Publication date: 23 October 2007

Haemala Thanasegaran and Bala Shanmugam

The purpose of this paper is to highlight the dangers posed by money‐laundering activities undertaken by criminals through the international trade mechanism, from the…

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Abstract

Purpose

The purpose of this paper is to highlight the dangers posed by money‐laundering activities undertaken by criminals through the international trade mechanism, from the Malaysian perspective.

Design/methodology/approach

This is to be achieved by providing a description of the money‐laundering process in general and, more specifically, the international trade‐based money‐laundering mechanism. This is followed by an account of the development of international trade in Malaysia and related control mechanisms undertaken, so as to highlight the scope available to curb money laundering via the international trade mechanism in Malaysia.

Findings

The research showed two things: first, that the common techniques of laundering money via international trade involve over‐ and under‐invoicing of goods, multiple invoicing of goods, over‐ and under‐shipment of goods, falsely described goods and complex trade approaches; and second, the unfortunate state of affairs pertaining to the lack of data/information available on the existence and workings of such activity in the Malaysian context (which has in part hampered the aims of this paper).

Practical implications

Nevertheless, this paper has the practical implication of being something of a wake‐up call to the Malaysian policymakers (and the policymakers of developing countries), in that awareness of the impending challenges brought about by money laundering to international trade is crucial in tackling the menace.

Originality/value

This paper's call for increasing awareness and identification of international trade‐based money laundering and improving international cooperation and interaction makes it a useful read for policymakers, academics and students alike.

Details

Journal of Money Laundering Control, vol. 10 no. 4
Type: Research Article
ISSN: 1368-5201

Keywords

Article
Publication date: 1 April 2004

Bala Shanmugam and Mahendran Nair

The recent wave of mergers and acquisitions in the financial institutions all over the developed nations has also taken its toll in Malaysia. Factors such as…

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Abstract

The recent wave of mergers and acquisitions in the financial institutions all over the developed nations has also taken its toll in Malaysia. Factors such as globalization, liberalization and information technology developments have contributed to the need for a more competitive, resilient and robust financial systems in Malaysia. This is added by the recent 1997 Asian financial crisis, which contributed for speeding the mergers and acquisitions process in the Malaysian banking sector. The end result is the formation of ten anchor banks from a total of 54 financial institutions as at end of 2001. This paper has explored the causes and the process of the mergers and acquisitions as well as the future implications in the Malaysian banking system.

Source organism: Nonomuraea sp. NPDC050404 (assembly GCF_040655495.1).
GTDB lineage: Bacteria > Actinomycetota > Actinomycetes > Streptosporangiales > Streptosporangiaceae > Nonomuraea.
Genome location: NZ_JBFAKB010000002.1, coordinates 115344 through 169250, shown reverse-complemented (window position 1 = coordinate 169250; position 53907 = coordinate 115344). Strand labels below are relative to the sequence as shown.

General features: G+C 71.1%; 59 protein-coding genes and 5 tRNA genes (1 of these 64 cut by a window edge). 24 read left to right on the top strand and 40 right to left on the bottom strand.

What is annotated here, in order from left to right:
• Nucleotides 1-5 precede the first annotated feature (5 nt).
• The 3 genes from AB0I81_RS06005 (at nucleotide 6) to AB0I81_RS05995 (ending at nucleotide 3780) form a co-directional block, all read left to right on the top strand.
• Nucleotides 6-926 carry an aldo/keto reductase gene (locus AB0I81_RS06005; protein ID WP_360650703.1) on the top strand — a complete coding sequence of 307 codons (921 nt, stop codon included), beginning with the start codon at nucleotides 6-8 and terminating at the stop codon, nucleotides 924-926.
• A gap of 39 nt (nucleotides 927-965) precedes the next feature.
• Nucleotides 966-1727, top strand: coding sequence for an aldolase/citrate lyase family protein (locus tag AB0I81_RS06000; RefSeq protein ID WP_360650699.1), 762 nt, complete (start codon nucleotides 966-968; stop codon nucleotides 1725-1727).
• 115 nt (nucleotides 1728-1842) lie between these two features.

Details

Managerial Finance, vol. 30 no. 4
Type: Research Article
ISSN: 0307-4358

Keywords

Article
Publication date: 29 June 2010

Ananda Samudhram, G. Sivalingam and Bala Shanmugam

The purpose of this paper is to discuss a framework of accounting theoretical bases that could promote research into little understood areas of human capital accounting.

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Abstract

Purpose

The purpose of this paper is to discuss a framework of accounting theoretical bases that could promote research into little understood areas of human capital accounting.

Design/methodology/approach

The possible forces that hinder greater disclosure of human capital‐based information are analyzed by reviewing several theoretical viewpoints that offer a framework of different possible reasons for the low frequency of human capital‐based disclosures.

Findings

The paper explores several possible reasons for the reluctance of firms to disclose greater amounts of human capital‐based information, from the perspective of relevant theoretical bases. The predominant reasons may differ in different circumstances, industries and environments.

Research limitations/implications

The paper explores theoretical bases that explain the barriers to widespread reporting of human capital‐based information. The theoretical bases discussed are not empirically validated.

Practical implications

The validation of the theoretical bases explored in this study, and the possible uncovering of new bases in the future through empirical studies, will enable academics, policy makers and accounting standard setters to better understand the reasons for the limited disclosures of human capital‐based information by listed firms to capital markets. This will help in the promulgation of widely accepted accounting standards for the disclosure of human capital‐based information, which address and overcome the forces that currently hinder the reporting of human capital‐based information.

Originality/value

This is the first paper that explores a framework of several pertinent theoretical viewpoints that specifically address the non‐disclosures of human capital‐based information to capital markets.

Details

Journal of Human Resource Costing & Accounting, vol. 14 no. 2
Type: Research Article
ISSN: 1401-338X

Keywords